A fast, lightweight and minimalistic Wayland terminal emulator
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Installing

  1. Overview
  2. Requirements
    1. Running
    2. Building
  3. Arch Linux
  4. Other
    1. Setup
    2. Options
    3. Release build
      1. Size optimized
      2. Performance optimized, non-PGO
      3. Performance optimized, PGO
        1. Partial PGO
        2. Full PGO
        3. Use the generated PGO data
      4. Profile Guided Optimization
    4. Debug build
    5. Terminfo
    6. Running the new build

Overview

foot makes use of a couple of libraries I have developed: tllist and fcft. As such, they will most likely not have been installed already. You can either install them as system libraries or build them as subprojects in foot.

When building foot, they will first be searched for as system libraries. If found, foot will link dynamically against them. If not found, meson will attempt to download and build them as subprojects.

Requirements

Running

  • fontconfig
  • freetype
  • pixman
  • wayland (client and cursor libraries)
  • xkbcommon
  • fcft 1

If you are packaging foot, you may also want to consider adding the following optional dependencies:

  • libnotify: desktop notifications by default uses notify-send.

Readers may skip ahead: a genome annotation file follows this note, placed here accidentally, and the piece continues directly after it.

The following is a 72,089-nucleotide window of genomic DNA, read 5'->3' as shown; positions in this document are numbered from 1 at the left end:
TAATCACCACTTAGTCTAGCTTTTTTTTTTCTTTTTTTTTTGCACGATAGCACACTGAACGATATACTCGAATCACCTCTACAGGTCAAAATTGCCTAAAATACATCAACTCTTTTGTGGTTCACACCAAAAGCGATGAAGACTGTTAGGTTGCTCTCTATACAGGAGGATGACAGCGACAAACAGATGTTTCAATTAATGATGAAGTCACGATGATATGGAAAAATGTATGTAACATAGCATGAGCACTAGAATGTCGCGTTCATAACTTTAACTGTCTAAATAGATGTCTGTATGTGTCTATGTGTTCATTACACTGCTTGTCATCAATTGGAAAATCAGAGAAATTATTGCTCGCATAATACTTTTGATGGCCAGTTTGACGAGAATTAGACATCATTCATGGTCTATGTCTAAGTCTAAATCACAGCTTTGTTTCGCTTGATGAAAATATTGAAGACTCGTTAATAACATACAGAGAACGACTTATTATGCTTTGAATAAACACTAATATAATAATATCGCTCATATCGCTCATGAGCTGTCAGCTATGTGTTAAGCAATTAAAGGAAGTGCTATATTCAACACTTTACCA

• xdg-utils: URLs are by default launched with xdg-open.
  • bash-completion: If you want completion for positional arguments.

Building

In addition to the dev variant of the packages above, you need:

  • meson
  • ninja
  • wayland protocols
  • ncurses (needed to generate terminfo)
  • scdoc (for man page generation, not needed if documentation is disabled)
  • llvm (for PGO builds with Clang)
  • tllist 1

A note on compilers; in general, foot runs much faster when compiled with gcc instead of clang. A profile-guided gcc build can be more than twice as fast as a clang build.

Note GCC 10.1 has a performance regression that severely affects foot when doing PGO builds and building with -O2; it is about 30-40% slower compared to GCC 9.3.

The work around is simple: make sure you build with -O3. This is the default with meson --buildtype=release, but e.g. makepkg can override it (makepkg uses -O2 by default).

Arch Linux

Install from AUR:

Or use makepkg to build the bundled PKGBUILD (run makepkg in the source root directory).

Unlike the AUR packages, the bundled PKGBUILD requires tllist and fcft to be installed as system libraries. If you do not want this, please edit the PKGBUILD file, or install manually (see Other below).

Note that it will do a profiling-guided build, and that this requires a running wayland session since it needs to run an intermediate build of foot.

Other

Foot uses meson. If you are unfamiliar with it, the official tutorial might be a good starting point.

I also recommend taking a look at the bundled Arch PKGBUILD file, to see how it builds foot. Especially so if you intend to install a release build of foot, in which case you might be interested in the compiler flags used there.

A note on terminfo; the terminfo database exposes terminal capabilities to the applications running inside the terminal. As such, it is important that the terminfo used reflects the actual terminal. Using the xterm-256color terminfo will, in many cases, work, but I still recommend using foot’s own terminfo. There are two reasons for this:

  • foot’s terminfo contains a couple of non-standard capabilities, used by e.g. tmux.